Waka Poems, Translated from Japanese by Naoko Fujimoto

The Hyakunin Isshu (One Hundred Poets, One Poem Each)


we meet        we sprawl
East        to Kyoto    to home
once we pass this gate.            Here.


-- Semimaru

Collects drips
from the ridges, a stream 
wider & deeper brimming the minano-river as if 
my koigokoro        cascades into an abyss.

--Emperor Yōzei
Graphic Poem by Naoko Fujimoto

Into the inner Oku province,
a stone rubs silk with wild grasses 
dying complicated paths 
like my heart
tangles into yours
forgetting who I am.

--Kawara no Sadaijin

You’re in my prayer—
I am out to pluck spring 
seven herbs
snow is falling        on my sleeves.

--Emperor Kōkō

I’m leaving to Mount Inaba        pine-trees on its peak 

If you pine for me—
I will come back right away. 

--Ariwara no Yukihira
Graphic Poem by Naoko Fujimoto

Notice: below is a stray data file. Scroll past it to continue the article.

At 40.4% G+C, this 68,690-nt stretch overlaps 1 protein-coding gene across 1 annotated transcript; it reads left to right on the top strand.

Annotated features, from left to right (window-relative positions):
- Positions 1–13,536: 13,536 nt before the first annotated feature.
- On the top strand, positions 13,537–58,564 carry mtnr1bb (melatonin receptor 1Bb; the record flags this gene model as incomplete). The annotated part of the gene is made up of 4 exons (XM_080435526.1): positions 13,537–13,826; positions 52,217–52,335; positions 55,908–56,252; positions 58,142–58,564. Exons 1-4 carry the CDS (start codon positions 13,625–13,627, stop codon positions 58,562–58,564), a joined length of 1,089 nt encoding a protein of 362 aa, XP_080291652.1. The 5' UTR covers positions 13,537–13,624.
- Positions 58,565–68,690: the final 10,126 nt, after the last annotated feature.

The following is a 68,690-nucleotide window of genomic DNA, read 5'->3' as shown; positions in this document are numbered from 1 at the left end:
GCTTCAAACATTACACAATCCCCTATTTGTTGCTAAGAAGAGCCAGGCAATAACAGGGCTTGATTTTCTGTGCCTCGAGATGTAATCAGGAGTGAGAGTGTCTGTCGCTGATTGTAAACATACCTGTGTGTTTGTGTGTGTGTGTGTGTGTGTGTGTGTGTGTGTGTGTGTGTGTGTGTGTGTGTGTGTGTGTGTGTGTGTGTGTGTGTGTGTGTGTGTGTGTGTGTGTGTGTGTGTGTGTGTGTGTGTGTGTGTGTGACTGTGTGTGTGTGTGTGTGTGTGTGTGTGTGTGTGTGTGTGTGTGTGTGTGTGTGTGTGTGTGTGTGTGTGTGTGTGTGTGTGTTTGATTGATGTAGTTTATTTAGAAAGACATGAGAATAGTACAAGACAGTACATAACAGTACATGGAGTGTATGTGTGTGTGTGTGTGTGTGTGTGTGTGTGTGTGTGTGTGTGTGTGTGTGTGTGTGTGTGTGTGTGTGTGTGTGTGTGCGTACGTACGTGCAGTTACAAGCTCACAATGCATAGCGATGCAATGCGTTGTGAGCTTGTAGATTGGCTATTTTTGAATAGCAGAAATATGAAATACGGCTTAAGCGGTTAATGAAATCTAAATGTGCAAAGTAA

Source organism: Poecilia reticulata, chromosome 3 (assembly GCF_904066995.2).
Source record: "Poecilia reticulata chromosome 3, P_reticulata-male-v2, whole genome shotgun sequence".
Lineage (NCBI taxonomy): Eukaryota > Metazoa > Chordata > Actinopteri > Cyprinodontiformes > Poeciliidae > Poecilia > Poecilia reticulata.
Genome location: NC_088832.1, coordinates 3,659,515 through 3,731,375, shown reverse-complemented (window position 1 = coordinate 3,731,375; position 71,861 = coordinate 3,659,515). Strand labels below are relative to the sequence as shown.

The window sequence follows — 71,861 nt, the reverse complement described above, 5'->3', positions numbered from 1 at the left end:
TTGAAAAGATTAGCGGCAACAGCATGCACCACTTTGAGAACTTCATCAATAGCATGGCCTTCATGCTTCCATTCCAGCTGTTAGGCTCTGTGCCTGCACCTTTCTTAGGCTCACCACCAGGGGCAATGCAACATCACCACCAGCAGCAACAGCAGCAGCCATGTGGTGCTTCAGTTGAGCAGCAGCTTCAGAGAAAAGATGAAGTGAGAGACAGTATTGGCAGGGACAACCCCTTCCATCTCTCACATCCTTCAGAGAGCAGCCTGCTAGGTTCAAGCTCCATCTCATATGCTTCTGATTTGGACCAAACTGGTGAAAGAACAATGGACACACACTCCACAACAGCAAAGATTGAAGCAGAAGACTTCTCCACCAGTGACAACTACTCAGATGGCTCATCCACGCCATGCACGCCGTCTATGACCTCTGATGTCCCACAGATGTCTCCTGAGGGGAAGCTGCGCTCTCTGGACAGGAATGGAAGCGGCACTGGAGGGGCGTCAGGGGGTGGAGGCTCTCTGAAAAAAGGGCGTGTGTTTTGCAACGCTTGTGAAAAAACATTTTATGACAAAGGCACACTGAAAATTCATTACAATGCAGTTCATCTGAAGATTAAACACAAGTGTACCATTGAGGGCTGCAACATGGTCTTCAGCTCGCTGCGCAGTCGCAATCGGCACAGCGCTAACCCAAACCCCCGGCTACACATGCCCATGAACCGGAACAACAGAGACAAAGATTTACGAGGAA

About the Work

Ogura Hyakunin Isshu (One Hundred Poets, One Poem Each) is a classic waka poetry anthology curated by Fujiwara no Teika around the twelfth century. These poems have been deeply associated with Japanese history and modern cultures.

Translator Bio

Naoko Fujimoto was born, raised in Nagoya, Japan and studied at Nanzan Junior College. She was an exchange student at Indiana University and received a BA and MA there. Her poetry collections are “Where I Was Born”, winner of the editor’s choice by Willow Books (2019), “Glyph:Graphic Poetry=Trans. Sensory” by Tupelo Press (2021), and “Mother Said, I Want Your Pain”, winner of the Shared Dream Immigrant Contest by Backbone Press (2018). Her first chapbook, “Home, No Home” (2016), which won the annual Oro Fino Chapbook Competition by Educe Press and another short collection, “Silver Seasons of Heartache” (2017) by Glass Lyre Press, are available from each press. She is the Translation Initiative Editor at RHINO Poetry, a non-profit literary organization.

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